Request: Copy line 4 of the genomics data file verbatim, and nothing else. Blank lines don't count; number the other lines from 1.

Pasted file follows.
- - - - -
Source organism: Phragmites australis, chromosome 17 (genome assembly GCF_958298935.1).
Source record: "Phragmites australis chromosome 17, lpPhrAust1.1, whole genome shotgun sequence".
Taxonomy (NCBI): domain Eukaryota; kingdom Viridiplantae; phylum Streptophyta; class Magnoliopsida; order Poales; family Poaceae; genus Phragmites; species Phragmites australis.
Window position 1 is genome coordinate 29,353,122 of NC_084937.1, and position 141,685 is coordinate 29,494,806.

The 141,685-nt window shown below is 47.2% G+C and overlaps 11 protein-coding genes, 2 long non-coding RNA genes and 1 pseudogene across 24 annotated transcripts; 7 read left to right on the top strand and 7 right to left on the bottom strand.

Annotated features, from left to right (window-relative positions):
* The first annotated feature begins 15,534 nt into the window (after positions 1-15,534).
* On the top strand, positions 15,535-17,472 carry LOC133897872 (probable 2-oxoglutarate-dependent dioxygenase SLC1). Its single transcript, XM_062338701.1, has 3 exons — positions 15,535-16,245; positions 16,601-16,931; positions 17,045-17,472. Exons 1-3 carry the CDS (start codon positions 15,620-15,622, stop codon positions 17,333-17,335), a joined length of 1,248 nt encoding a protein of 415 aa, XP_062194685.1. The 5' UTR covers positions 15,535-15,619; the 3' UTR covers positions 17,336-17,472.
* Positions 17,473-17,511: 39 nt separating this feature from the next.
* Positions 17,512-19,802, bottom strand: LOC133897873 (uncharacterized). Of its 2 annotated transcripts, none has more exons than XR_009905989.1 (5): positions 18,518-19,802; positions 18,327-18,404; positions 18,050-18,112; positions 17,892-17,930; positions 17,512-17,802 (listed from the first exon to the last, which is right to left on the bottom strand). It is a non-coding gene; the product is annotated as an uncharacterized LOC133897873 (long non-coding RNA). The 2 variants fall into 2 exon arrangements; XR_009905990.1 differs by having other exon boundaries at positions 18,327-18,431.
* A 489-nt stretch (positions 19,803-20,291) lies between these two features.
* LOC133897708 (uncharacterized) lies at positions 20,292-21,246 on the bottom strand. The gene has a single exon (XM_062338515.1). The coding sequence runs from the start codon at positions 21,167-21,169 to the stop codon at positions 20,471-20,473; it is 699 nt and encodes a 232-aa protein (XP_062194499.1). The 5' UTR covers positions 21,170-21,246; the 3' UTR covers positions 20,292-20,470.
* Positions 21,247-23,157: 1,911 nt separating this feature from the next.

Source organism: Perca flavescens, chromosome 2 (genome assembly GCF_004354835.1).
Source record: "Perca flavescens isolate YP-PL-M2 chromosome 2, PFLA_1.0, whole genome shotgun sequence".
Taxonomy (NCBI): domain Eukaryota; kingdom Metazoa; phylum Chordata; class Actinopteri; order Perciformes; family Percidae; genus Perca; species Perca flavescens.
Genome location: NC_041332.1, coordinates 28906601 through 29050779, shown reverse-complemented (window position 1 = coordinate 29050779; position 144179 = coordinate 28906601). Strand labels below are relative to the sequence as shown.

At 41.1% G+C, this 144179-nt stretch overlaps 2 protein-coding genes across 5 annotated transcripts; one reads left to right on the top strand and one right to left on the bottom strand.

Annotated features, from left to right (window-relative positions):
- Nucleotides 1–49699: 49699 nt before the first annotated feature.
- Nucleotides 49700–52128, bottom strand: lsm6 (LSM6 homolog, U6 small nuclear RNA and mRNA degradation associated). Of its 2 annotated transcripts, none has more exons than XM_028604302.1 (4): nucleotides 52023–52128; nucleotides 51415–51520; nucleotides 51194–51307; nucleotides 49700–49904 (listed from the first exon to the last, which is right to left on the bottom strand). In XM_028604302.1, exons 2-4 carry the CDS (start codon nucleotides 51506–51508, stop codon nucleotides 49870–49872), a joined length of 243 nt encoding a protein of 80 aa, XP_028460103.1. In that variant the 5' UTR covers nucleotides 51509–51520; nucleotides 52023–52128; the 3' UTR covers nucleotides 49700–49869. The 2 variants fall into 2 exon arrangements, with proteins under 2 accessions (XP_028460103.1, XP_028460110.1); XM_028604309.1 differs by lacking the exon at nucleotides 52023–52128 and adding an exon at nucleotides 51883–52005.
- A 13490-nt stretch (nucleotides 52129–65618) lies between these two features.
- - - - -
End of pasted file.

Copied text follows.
Window position 1 is genome coordinate 29,353,122 of NC_084937.1, and position 141,685 is coordinate 29,494,806.